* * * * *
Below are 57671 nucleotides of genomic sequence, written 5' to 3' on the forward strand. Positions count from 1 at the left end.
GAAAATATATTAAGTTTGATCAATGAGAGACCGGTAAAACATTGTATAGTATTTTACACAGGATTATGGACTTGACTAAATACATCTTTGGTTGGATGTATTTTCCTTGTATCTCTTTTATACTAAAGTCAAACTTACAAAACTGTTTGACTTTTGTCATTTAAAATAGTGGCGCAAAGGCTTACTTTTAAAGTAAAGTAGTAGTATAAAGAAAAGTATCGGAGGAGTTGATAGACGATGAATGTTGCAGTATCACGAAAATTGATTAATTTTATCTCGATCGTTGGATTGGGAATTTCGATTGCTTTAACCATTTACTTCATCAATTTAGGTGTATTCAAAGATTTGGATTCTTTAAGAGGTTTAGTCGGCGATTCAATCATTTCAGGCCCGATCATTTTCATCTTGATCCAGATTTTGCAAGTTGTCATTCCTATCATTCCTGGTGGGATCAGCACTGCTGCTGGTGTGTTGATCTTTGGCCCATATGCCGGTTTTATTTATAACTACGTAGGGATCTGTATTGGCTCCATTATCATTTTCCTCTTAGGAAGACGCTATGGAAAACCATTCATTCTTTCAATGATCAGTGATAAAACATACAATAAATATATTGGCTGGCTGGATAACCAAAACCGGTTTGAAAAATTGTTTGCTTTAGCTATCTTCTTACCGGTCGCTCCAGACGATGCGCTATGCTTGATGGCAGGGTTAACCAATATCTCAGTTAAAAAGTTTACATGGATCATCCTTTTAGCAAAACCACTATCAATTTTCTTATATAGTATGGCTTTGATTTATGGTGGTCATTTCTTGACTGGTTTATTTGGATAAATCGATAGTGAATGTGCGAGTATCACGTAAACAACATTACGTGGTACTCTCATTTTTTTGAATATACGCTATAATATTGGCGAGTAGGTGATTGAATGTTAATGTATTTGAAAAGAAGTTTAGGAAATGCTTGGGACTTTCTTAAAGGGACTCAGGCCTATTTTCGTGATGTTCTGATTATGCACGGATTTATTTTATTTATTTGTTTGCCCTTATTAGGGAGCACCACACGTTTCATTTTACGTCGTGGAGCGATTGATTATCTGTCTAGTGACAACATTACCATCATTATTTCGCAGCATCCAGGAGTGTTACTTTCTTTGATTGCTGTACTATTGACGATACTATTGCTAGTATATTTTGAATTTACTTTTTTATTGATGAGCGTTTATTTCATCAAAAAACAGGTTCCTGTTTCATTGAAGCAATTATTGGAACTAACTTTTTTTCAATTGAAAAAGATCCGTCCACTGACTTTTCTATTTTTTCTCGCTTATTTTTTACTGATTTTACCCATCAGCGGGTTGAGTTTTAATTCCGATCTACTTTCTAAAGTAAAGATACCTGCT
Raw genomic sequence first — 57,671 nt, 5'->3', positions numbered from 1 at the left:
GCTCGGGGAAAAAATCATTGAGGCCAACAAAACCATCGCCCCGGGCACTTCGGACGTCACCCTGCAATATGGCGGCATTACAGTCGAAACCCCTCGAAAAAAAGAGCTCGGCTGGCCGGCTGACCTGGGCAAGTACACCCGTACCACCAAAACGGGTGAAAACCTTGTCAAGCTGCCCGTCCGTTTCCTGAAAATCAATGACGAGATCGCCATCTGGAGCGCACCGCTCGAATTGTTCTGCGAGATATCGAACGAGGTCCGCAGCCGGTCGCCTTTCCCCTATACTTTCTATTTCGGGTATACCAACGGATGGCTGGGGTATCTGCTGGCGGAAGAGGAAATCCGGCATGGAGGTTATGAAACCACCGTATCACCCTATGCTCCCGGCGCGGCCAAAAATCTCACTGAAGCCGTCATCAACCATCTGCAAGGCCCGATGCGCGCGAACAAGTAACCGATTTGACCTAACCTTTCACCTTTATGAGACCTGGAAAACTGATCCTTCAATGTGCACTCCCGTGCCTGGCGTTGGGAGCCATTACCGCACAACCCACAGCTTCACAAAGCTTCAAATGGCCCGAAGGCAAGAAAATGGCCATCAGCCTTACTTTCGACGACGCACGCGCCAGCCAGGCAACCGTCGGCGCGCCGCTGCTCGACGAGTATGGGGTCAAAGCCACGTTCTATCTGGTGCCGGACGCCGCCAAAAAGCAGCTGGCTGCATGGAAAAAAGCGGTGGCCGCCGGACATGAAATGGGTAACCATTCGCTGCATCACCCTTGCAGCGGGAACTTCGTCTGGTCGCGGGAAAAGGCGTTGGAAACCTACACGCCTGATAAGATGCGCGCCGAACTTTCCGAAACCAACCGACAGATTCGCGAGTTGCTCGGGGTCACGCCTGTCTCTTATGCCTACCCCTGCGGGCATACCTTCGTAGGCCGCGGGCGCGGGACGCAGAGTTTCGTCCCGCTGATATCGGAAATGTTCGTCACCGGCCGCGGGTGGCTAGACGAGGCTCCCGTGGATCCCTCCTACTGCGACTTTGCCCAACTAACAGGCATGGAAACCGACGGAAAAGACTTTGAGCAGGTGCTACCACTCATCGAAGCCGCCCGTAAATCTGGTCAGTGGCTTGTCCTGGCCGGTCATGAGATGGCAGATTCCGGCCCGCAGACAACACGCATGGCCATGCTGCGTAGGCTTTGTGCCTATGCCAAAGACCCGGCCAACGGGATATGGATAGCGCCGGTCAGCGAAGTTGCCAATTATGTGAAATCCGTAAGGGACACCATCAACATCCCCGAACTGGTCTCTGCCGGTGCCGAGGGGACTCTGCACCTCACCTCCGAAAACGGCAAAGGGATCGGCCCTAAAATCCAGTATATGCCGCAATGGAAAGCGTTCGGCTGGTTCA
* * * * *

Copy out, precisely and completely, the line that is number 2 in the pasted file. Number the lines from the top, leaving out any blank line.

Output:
GAAAATATATTAAGTTTGATCAATGAGAGACCGGTAAAACATTGTATAGTATTTTACACAGGATTATGGACTTGACTAAATACATCTTTGGTTGGATGTATTTTCCTTGTATCTCTTTTATACTAAAGTCAAACTTACAAAACTGTTTGACTTTTGTCATTTAAAATAGTGGCGCAAAGGCTTACTTTTAAAGTAAAGTAGTAGTATAAAGAAAAGTATCGGAGGAGTTGATAGACGATGAATGTTGCAGTATCACGAAAATTGATTAATTTTATCTCGATCGTTGGATTGGGAATTTCGATTGCTTTAACCATTTACTTCATCAATTTAGGTGTATTCAAAGATTTGGATTCTTTAAGAGGTTTAGTCGGCGATTCAATCATTTCAGGCCCGATCATTTTCATCTTGATCCAGATTTTGCAAGTTGTCATTCCTATCATTCCTGGTGGGATCAGCACTGCTGCTGGTGTGTTGATCTTTGGCCCATATGCCGGTTTTATTTATAACTACGTAGGGATCTGTATTGGCTCCATTATCATTTTCCTCTTAGGAAGACGCTATGGAAAACCATTCATTCTTTCAATGATCAGTGATAAAACATACAATAAATATATTGGCTGGCTGGATAACCAAAACCGGTTTGAAAAATTGTTTGCTTTAGCTATCTTCTTACCGGTCGCTCCAGACGATGCGCTATGCTTGATGGCAGGGTTAACCAATATCTCAGTTAAAAAGTTTACATGGATCATCCTTTTAGCAAAACCACTATCAATTTTCTTATATAGTATGGCTTTGATTTATGGTGGTCATTTCTTGACTGGTTTATTTGGATAAATCGATAGTGAATGTGCGAGTATCACGTAAACAACATTACGTGGTACTCTCATTTTTTTGAATATACGCTATAATATTGGCGAGTAGGTGATTGAATGTTAATGTATTTGAAAAGAAGTTTAGGAAATGCTTGGGACTTTCTTAAAGGGACTCAGGCCTATTTTCGTGATGTTCTGATTATGCACGGATTTATTTTATTTATTTGTTTGCCCTTATTAGGGAGCACCACACGTTTCATTTTACGTCGTGGAGCGATTGATTATCTGTCTAGTGACAACATTACCATCATTATTTCGCAGCATCCAGGAGTGTTACTTTCTTTGATTGCTGTACTATTGACGATACTATTGCTAGTATATTTTGAATTTACTTTTTTATTGATGAGCGTTTATTTCATCAAAAAACAGGTTCCTGTTTCATTGAAGCAATTATTGGAACTAACTTTTTTTCAATTGAAAAAGATCCGTCCACTGACTTTTCTATTTTTTCTCGCTTATTTTTTACTGATTTTACCCATCAGCGGGTTGAGTTTTAATTCCGATCTACTTTCTAAAGTAAAGATACCTGCT